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Titus, Chapter 6: His father's partner
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|From that time on he [Note 1] never ceased to act as the emperor's partner and even as his protector. He took part in his father's [Note 2] triumph and was censor with him. He was also his colleague in the tribunician power and in seven consulships [72, 74-77, 79]. He took upon himself the discharge of almost all duties, personally dictated letters and wrote edicts in his father's name, and even read his speeches in the Senate in lieu of a quaestor. He also assumed the command of the Praetorian Guard, which before that time had never been held except by a Roman eques, and in this office conducted himself in a somewhat arrogant and tyrannical fashion. For whenever he himself regarded anyone with suspicion, he would secretly send some of the Guard to the various theatres and camps, to demand their punishment as if by consent of all who were present; and then he would put them out of the way without delay. Among these was Aulus Caecina, an ex-consul, whom he invited to dinner and then ordered to be stabbed almost before he left the dining-room; but in this case he was led by a pressing danger, having got possession of an autograph copy of an harangue which Caecina had prepared to deliver to the soldiers. Although by such conduct he provided for his safety in the future, he incurred such odium at the time that hardly anyone ever came to the throne with so evil a reputation or so much against the desires of all.||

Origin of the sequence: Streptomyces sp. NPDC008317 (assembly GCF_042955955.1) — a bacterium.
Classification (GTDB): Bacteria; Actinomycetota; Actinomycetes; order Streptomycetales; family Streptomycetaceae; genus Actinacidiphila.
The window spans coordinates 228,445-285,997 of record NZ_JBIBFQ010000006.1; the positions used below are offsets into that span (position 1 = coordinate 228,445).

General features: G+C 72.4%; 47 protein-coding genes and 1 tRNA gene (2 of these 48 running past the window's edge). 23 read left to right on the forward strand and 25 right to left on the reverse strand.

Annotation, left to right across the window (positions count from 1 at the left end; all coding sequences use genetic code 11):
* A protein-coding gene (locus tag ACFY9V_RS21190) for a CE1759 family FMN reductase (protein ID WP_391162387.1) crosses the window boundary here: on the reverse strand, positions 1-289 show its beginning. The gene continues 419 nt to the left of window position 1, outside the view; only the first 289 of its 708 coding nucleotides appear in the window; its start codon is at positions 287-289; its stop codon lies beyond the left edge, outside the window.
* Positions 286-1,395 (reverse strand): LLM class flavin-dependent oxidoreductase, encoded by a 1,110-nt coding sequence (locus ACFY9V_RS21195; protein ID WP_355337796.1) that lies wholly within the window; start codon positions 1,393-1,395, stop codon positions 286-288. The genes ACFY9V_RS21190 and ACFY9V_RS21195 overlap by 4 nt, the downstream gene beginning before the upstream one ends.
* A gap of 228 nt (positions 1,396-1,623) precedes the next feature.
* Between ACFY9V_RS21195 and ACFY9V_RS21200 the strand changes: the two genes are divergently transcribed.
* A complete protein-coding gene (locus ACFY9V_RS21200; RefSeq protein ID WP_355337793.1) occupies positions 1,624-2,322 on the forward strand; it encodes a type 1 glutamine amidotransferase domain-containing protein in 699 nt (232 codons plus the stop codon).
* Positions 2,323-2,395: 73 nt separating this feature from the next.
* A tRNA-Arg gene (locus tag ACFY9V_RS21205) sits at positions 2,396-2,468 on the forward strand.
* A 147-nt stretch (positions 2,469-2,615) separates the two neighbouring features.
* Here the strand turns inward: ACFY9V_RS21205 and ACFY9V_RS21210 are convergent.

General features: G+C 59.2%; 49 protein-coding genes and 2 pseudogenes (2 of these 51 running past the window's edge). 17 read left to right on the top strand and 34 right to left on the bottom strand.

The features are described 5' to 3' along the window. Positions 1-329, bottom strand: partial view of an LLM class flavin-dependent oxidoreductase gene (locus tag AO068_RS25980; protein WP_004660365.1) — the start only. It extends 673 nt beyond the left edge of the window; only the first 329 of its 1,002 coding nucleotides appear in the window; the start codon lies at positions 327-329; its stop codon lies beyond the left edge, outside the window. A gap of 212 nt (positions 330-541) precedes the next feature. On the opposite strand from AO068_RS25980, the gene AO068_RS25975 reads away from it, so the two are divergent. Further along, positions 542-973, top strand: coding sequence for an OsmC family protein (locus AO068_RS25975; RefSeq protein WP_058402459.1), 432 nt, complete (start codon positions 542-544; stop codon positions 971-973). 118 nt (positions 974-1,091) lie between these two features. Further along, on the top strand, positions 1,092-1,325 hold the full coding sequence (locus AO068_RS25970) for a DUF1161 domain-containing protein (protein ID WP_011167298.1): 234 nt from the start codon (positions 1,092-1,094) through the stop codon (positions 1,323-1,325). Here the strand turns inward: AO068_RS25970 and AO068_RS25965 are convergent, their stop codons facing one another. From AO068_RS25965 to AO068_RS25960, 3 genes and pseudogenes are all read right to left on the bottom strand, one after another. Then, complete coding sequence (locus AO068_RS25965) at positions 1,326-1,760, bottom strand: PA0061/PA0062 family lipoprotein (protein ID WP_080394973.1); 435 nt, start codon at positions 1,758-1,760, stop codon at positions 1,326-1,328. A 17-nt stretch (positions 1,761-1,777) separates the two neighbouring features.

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Triumph:The highest honour to a general: clad like Jupiter he drove in a chariot drawn by four white horses. Before him walked the prisoners taken in the war, and the spoils of the captured cities, and in later times pictures of the conquered territories were carried before the general's chariot. He was followed by his troops, who sung songs, often extempore effusions, in honour of their commander.
Quaestor:There were two sets of officers bearing this title, the commissioners of the treasure, and the "trackers of murder" -- as their title may be literally translated -- whose duty was to search for and bring up for prosecution those who had been guilty of capital crimes.